“This album is my introduction to a lot of people, so I gave my all to every single song,” says the singer in an exclusive Country Now interview. “I feel like it covers all the bases of who I am as an artist and just a person in general, and it shows all of the kinds of songs I like to write – the fun ones, but also the deep ones that hit home.”
The record turned into a star-studded collection, as Rowe called in his heroes – Rhett Akins, Tracey Lawrence, and Eddie Montgomery to join him on his up-tempo hit “10-4.” However, it was his chilling ballad “Mama Ain’t Jesus,” with Country break-out star Lainey Wilson that tugged at music-goers’ heartstrings.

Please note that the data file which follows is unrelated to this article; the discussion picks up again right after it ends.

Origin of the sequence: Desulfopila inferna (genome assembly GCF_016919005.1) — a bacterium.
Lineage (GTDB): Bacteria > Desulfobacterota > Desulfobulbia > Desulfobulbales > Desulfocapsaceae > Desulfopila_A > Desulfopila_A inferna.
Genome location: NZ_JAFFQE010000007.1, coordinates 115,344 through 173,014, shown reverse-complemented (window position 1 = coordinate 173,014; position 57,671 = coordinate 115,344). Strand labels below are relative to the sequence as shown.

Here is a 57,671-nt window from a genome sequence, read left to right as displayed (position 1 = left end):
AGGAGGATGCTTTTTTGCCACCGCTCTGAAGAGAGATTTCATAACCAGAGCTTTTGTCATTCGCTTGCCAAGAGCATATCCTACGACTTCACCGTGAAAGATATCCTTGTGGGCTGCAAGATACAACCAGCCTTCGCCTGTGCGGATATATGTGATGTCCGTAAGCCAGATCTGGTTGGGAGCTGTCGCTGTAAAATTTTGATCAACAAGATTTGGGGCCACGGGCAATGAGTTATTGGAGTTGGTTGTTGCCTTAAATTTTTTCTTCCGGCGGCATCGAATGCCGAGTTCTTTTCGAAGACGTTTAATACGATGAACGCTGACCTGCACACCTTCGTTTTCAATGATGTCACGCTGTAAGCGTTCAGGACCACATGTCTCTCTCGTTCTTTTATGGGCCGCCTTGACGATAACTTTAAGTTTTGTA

“Lainey and I have been friends for a few years, so the collaboration was really organic.,” shares Rowe. “We got the idea at her house while we were watching the ACM’s one night, and my Mama called me. I took the call, and when I came back inside, Lainey said, “Dang boy, who were you on the phone with… Jesus?” And I said, “No, it was Mama, but she’s a close second.” There were a bunch of other songwriters in the room, so we stayed quiet and knew we had to write it the next chance we got,” he says about the inspiration behind the lyrics to “Mama Ain’t Jesus.”
With that being said, Country Now caught up with Jordan to chat about the time he filmed the music video for his touching tribute in Nashville’s First Evangelical Lutheran Church with Wilson, his full-length debut record, and to hear more about his upcoming tour with Reid Haughton.